Real Life. Real News. Real Voices.
Help us tell more of the stories that matter from voices that too often remain unheard.
Join HuffPost Plus
THE BLOG

What if I, a Jew, lived in Germany?

This post was published on the now-closed HuffPost Contributor platform. Contributors control their own work and posted freely to our site. If you need to flag this entry as abusive, send us an email.

Michael Markman sent a pointer to another Wright sermon video, which I watched. The one that ends with God Damn America.

I was born in the United States, I love this country, it gave sanctuary to my parents and grandparents. I am a product of Jewish Europe, transplanted in, welcomed by, the United States of America. I owe my existence to this country, and never forget it.

So God Damn America, to me, is bad. What a thing for a man of religion to say. A man who believes in god, to whom damnation is real.

On the other hand...

The rest of the sermon, the part leading up to that conclusion, is reasonable, and makes the ending understandable, even if I don't support it.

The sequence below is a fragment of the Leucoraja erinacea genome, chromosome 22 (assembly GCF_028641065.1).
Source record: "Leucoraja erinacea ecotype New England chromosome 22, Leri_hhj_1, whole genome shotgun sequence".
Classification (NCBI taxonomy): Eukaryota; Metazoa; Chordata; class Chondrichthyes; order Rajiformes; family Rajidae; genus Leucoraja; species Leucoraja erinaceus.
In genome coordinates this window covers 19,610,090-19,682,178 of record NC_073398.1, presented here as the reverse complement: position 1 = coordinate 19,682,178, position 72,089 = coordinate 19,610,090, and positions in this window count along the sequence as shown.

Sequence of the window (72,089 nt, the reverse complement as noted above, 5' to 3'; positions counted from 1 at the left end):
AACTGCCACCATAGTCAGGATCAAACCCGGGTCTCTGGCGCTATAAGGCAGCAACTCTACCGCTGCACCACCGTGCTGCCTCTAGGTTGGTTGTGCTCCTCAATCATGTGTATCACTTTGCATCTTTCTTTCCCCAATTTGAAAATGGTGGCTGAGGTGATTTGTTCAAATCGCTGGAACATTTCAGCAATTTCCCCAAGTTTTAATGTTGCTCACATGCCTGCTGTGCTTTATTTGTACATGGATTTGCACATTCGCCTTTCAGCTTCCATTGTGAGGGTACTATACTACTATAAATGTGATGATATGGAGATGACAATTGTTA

Then I wondered, what if I had been born in Germany instead of the U.S. The country that treated my ancestors the same way Wright's ancestors were treated by the U.S.

How would I have made the adjustment?

What if my country's flag had a swastika on it?

What if my country hadn't fully expressed its shame over burning my ancestors in ovens. Treating them like animals. Implementing a "final solution" on my race that somehow left me living. What if they expected me to love that country the same way the ancestors of the people who destroyed my ancestors do?

In the privacy of a cultural gathering of Jews living in a German city under a Nazi government in the 21st Century, might we say God Damn Germany for what it did to my people?

I don't know. Probably. It's something to think about.

PS: How long before some idiot invokes Godwin's Law.